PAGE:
Teenage Fanclub-inspired pop from a Bay Area hardcore veteran
Hedonistic breakdowns and riffs similar to Thin Lizzy? Check. Songwriting and vocal delivery reminiscent of Guided by Voices and Weezer? Double check. These traits (along with a few other things) are what make for the musical genetic makeup of Tony Molina's bedroom pop solo project.
Molina was born in San Francisco but grew up mostly in Millbrae, just a few miles over. And throughout the years, one thing has remained constant: active participation in the Bay Area punk scene. He has been in hordes of bands, such as Ovens, Violent Change , Lifetime Problems, Case Of Emergency, and Dystrophy.
For Molina, the results of each band are humbling. "Don't know about the other guys, but looking back and seeing all the shit me and my friends have recorded over the last 12 or so years is really crazy," he says. "Some of my best friends have made some of my all-time favorite records, which is really cool and inspiring."
Though Molina has been writing music for some time, it was initially his current bassist Spencer Rangitch's idea to play shows for Molina's poppier solo material. Currently the band is made up of Rangitch, Anthony Boruch Comstock on drums), and Jake Dudley and Andrew Kerwin on guitar.
Since the release of his debut EP Dissed and Dismissed last year, he has garnered attention from NPR, Spin, and various independent weeklies spanning the country. After selling out its initial pressing on Bay Area Label Melters, Molina's reissuing the album on vinyl and cassette -- now on Slumberland records -- for a March 25 release. As for new material, he says we can expect a new LP and 7-inch later on this year.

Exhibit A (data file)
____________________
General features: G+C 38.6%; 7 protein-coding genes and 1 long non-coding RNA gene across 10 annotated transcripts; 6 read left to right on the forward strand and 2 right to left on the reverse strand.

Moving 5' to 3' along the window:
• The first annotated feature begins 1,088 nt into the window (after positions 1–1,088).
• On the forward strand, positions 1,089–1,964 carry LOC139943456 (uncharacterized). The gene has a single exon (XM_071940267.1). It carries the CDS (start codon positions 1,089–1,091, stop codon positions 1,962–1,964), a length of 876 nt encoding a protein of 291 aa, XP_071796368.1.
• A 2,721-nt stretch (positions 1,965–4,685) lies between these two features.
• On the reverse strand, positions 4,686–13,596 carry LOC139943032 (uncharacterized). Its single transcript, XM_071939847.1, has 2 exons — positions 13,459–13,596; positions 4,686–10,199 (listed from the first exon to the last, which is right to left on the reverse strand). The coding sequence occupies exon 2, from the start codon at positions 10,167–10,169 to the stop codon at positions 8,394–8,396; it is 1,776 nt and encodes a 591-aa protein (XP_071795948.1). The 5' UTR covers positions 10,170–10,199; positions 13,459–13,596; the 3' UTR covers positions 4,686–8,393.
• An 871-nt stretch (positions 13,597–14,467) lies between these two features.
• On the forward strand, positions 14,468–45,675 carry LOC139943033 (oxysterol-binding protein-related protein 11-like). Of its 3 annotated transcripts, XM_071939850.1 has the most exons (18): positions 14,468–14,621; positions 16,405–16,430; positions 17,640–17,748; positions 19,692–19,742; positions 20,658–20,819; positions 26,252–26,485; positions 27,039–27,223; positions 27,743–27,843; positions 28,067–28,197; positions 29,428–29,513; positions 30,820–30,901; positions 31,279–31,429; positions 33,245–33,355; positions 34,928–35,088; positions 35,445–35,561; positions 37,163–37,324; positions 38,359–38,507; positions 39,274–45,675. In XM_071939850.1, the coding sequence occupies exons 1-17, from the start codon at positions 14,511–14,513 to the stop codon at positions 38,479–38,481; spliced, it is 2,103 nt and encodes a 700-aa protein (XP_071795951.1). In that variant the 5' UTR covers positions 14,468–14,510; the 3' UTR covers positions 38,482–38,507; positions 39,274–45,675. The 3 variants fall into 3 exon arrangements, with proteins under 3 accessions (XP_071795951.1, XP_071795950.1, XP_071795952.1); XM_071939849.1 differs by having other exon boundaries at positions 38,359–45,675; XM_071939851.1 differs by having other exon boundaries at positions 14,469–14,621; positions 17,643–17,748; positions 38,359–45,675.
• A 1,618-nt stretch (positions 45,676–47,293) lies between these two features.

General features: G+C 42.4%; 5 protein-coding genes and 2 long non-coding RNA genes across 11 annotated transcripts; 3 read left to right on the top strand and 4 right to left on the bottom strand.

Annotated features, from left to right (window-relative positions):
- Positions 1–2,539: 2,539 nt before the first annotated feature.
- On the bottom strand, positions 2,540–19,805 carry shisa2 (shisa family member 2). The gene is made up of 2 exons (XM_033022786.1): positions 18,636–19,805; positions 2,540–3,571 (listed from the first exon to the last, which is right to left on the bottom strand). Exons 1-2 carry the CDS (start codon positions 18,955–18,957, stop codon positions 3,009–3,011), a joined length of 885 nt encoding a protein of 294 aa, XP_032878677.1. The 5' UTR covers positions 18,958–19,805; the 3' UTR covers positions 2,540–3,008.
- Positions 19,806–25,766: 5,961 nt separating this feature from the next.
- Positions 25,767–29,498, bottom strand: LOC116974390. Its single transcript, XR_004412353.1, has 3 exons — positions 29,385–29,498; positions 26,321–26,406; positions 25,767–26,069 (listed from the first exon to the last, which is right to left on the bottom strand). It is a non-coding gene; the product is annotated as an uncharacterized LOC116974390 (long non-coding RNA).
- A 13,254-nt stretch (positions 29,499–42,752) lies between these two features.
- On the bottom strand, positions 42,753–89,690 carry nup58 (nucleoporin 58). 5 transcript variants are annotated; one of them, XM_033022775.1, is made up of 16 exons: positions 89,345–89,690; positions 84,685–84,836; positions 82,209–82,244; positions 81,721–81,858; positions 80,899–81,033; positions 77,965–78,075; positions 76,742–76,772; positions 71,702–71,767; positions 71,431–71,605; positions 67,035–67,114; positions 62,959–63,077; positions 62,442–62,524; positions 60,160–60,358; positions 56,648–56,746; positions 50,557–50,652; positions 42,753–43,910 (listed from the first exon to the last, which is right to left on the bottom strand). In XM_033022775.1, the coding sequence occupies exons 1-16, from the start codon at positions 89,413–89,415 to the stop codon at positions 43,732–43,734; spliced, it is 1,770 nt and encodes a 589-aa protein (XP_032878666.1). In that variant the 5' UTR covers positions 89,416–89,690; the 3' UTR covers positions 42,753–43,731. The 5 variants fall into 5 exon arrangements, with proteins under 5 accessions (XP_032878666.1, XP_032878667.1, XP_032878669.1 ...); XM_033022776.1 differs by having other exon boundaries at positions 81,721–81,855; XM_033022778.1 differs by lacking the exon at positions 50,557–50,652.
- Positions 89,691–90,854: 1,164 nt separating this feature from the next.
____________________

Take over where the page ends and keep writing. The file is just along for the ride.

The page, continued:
Until then, he's working his day job (at a movie theater) and passing the time playing in five other bands (Caged Animal, Scalped, Fraudulent Lifestyle, Provos, and Opposition 2 Society).
Best and worst thing about being a musician in the Bay Area?
The best thing about the Bay Area is that my friends are always doing cool shit and have legitimately been in some of my favorite bands ever. I think that's really cool. The worst thing about SF is there is not enough sick hardcore bands here. I don't relate to a lot of the local music out here that I see. I really want to, but a lot of times it just doesn't happen. If you aren't wearing sweatpants and rapping over straight-up ignorant ass riffs, I'm mostly likely not going to be into it.
Favorite Bay Area venue?
My friend Ryan's garage in the Outer Richmond. Every show in that tiny garage was sick. I think cops started showing up there to shut shows down a lot towards the end. RIP shows at that house.